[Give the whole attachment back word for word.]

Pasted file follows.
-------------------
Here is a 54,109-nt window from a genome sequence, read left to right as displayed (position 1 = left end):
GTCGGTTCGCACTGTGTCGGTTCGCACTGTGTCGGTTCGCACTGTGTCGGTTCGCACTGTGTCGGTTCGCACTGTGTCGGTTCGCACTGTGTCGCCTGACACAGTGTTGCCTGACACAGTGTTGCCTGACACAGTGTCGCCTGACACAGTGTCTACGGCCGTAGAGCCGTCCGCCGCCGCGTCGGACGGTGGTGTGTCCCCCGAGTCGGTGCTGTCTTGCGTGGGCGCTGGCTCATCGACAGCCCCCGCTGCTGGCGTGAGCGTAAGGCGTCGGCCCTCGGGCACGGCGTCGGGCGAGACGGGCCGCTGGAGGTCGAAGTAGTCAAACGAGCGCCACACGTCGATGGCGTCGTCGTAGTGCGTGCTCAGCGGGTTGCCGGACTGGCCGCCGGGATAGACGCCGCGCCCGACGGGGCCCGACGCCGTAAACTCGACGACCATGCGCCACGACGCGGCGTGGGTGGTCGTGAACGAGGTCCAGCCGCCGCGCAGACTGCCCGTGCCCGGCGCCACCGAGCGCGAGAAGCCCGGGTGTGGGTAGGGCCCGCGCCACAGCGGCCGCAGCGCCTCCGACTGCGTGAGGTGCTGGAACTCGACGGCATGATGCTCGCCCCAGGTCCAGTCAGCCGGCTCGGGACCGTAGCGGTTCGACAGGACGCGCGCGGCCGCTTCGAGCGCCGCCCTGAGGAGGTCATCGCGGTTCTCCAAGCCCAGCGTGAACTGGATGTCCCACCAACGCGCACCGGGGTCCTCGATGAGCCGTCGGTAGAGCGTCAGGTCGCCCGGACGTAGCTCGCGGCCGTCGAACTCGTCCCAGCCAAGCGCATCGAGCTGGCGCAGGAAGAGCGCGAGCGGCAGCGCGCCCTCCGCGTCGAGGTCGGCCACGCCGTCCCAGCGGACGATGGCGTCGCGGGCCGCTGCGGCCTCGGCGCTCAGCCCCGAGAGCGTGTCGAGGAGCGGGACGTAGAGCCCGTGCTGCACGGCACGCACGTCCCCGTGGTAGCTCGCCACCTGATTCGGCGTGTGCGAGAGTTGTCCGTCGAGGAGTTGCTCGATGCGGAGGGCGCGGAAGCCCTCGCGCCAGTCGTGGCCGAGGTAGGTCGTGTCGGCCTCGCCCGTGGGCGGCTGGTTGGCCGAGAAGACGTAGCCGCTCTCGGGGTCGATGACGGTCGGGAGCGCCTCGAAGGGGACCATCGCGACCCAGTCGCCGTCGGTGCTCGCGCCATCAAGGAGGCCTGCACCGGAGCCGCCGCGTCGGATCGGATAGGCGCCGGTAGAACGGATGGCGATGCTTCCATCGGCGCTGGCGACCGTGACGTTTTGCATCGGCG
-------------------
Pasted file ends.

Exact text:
Here is a 54,109-nt window from a genome sequence, read left to right as displayed (position 1 = left end):
GTCGGTTCGCACTGTGTCGGTTCGCACTGTGTCGGTTCGCACTGTGTCGGTTCGCACTGTGTCGGTTCGCACTGTGTCGGTTCGCACTGTGTCGCCTGACACAGTGTTGCCTGACACAGTGTTGCCTGACACAGTGTCGCCTGACACAGTGTCTACGGCCGTAGAGCCGTCCGCCGCCGCGTCGGACGGTGGTGTGTCCCCCGAGTCGGTGCTGTCTTGCGTGGGCGCTGGCTCATCGACAGCCCCCGCTGCTGGCGTGAGCGTAAGGCGTCGGCCCTCGGGCACGGCGTCGGGCGAGACGGGCCGCTGGAGGTCGAAGTAGTCAAACGAGCGCCACACGTCGATGGCGTCGTCGTAGTGCGTGCTCAGCGGGTTGCCGGACTGGCCGCCGGGATAGACGCCGCGCCCGACGGGGCCCGACGCCGTAAACTCGACGACCATGCGCCACGACGCGGCGTGGGTGGTCGTGAACGAGGTCCAGCCGCCGCGCAGACTGCCCGTGCCCGGCGCCACCGAGCGCGAGAAGCCCGGGTGTGGGTAGGGCCCGCGCCACAGCGGCCGCAGCGCCTCCGACTGCGTGAGGTGCTGGAACTCGACGGCATGATGCTCGCCCCAGGTCCAGTCAGCCGGCTCGGGACCGTAGCGGTTCGACAGGACGCGCGCGGCCGCTTCGAGCGCCGCCCTGAGGAGGTCATCGCGGTTCTCCAAGCCCAGCGTGAACTGGATGTCCCACCAACGCGCACCGGGGTCCTCGATGAGCCGTCGGTAGAGCGTCAGGTCGCCCGGACGTAGCTCGCGGCCGTCGAACTCGTCCCAGCCAAGCGCATCGAGCTGGCGCAGGAAGAGCGCGAGCGGCAGCGCGCCCTCCGCGTCGAGGTCGGCCACGCCGTCCCAGCGGACGATGGCGTCGCGGGCCGCTGCGGCCTCGGCGCTCAGCCCCGAGAGCGTGTCGAGGAGCGGGACGTAGAGCCCGTGCTGCACGGCACGCACGTCCCCGTGGTAGCTCGCCACCTGATTCGGCGTGTGCGAGAGTTGTCCGTCGAGGAGTTGCTCGATGCGGAGGGCGCGGAAGCCCTCGCGCCAGTCGTGGCCGAGGTAGGTCGTGTCGGCCTCGCCCGTGGGCGGCTGGTTGGCCGAGAAGACGTAGCCGCTCTCGGGGTCGATGACGGTCGGGAGCGCCTCGAAGGGGACCATCGCGACCCAGTCGCCGTCGGTGCTCGCGCCATCAAGGAGGCCTGCACCGGAGCCGCCGCGTCGGATCGGATAGGCGCCGGTAGAACGGATGGCGATGCTTCCATCGGCGCTGGCGACCGTGACGTTTTGCATCGGCG